Since its founding in 1891, many people have passed through the doors of the Vatican Observatory. A quick perusal of our guestbook reveals several Names, including Popes, nobel laureates, astronauts, actors, and saints.
Today’s guestbook entry is from January 5, 1910, when Vincenzo Cerulli and Giorgio Abetti made a visit.
Next to his name, Vincenzo Cerulli (1859-1927) wrote “di Collurania.”
He was the founder and director of the Collurania-Teramo Observatory, located in Teramo, Italy. With the 40-cm refractor installed there, he made observations of the planet Mars, and concluded that the “canali” were optical illusions. He discovered the asteroid (704) Interamnia.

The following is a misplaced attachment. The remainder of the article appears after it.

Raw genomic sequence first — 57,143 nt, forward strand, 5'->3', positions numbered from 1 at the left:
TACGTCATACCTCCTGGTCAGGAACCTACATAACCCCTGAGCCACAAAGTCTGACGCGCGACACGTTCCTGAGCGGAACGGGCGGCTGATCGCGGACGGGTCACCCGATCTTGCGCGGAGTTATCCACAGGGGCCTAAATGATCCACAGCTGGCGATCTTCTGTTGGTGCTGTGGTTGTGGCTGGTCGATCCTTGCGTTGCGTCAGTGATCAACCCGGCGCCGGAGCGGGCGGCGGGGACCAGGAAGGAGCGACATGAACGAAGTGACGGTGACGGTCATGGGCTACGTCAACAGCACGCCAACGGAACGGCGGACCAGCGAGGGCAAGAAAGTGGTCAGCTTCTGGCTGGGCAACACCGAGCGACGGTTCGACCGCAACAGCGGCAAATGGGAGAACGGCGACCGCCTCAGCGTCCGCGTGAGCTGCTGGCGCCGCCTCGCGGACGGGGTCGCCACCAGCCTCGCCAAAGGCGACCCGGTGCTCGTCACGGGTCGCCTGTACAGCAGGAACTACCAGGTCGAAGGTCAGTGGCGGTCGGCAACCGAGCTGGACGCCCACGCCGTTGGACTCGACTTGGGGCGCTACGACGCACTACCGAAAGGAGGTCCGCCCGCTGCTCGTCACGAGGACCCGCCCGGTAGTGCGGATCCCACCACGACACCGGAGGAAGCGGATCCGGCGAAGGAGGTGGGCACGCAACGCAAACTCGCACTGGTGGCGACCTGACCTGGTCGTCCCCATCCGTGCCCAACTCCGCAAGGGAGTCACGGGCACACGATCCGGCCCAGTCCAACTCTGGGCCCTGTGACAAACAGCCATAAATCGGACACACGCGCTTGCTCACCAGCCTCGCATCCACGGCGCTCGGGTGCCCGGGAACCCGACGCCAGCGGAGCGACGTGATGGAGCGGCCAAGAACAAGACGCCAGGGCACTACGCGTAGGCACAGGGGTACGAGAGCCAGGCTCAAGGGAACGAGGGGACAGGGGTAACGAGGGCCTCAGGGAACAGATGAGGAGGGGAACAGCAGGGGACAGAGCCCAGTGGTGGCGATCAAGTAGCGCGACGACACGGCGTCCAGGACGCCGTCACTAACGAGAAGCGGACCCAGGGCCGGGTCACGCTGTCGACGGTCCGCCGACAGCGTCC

The Martian crater Cerulli is named after him, as are the asteroids (366) Vincentia and (31028) Cerulli.
Next to his name, Giorgio Abetti (1882-1982) wrote “Istituto di Fisica Terrestre della R. Università – Napoli” (Institute of Terrestrial Physics of the Royal University of Naples). He made many later visits, most of which were signed with the affiliation Collegio Romano, where he was an astronomer.
From 1921 to 1957, Abetti would be director of the Astrophysical Observatory of Arcetri outside Florence. (The observatory is within sight of the villa where Galileo spent the latter part of his life.) During that period, he would lead several solar eclipse expeditions to remote places such as Siberia.
Abetti became vice-president of the International Astronomical Union in 1938. There is a lunar crater named for him. The asteroid (2646) Abetti is named both for him and for his father, Antonio Abetti (also a prominent astronomer).